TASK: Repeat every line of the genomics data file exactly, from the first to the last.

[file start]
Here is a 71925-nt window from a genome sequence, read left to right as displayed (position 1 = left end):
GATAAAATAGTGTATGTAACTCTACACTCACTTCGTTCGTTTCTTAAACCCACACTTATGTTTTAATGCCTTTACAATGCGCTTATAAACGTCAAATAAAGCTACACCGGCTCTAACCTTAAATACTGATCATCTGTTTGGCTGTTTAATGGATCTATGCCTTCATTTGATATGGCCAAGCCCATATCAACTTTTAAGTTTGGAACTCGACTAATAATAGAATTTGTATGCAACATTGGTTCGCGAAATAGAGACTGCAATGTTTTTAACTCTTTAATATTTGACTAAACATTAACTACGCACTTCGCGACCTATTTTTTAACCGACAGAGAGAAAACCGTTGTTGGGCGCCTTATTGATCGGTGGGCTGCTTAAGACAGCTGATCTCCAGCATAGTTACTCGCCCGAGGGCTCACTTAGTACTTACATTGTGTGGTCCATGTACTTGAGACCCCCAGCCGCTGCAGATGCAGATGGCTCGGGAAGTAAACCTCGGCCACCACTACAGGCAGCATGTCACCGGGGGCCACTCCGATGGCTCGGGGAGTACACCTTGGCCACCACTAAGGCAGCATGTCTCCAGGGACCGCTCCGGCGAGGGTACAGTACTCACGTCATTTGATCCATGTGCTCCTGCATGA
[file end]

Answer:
Here is a 71925-nt window from a genome sequence, read left to right as displayed (position 1 = left end):
GATAAAATAGTGTATGTAACTCTACACTCACTTCGTTCGTTTCTTAAACCCACACTTATGTTTTAATGCCTTTACAATGCGCTTATAAACGTCAAATAAAGCTACACCGGCTCTAACCTTAAATACTGATCATCTGTTTGGCTGTTTAATGGATCTATGCCTTCATTTGATATGGCCAAGCCCATATCAACTTTTAAGTTTGGAACTCGACTAATAATAGAATTTGTATGCAACATTGGTTCGCGAAATAGAGACTGCAATGTTTTTAACTCTTTAATATTTGACTAAACATTAACTACGCACTTCGCGACCTATTTTTTAACCGACAGAGAGAAAACCGTTGTTGGGCGCCTTATTGATCGGTGGGCTGCTTAAGACAGCTGATCTCCAGCATAGTTACTCGCCCGAGGGCTCACTTAGTACTTACATTGTGTGGTCCATGTACTTGAGACCCCCAGCCGCTGCAGATGCAGATGGCTCGGGAAGTAAACCTCGGCCACCACTACAGGCAGCATGTCACCGGGGGCCACTCCGATGGCTCGGGGAGTACACCTTGGCCACCACTAAGGCAGCATGTCTCCAGGGACCGCTCCGGCGAGGGTACAGTACTCACGTCATTTGATCCATGTGCTCCTGCATGA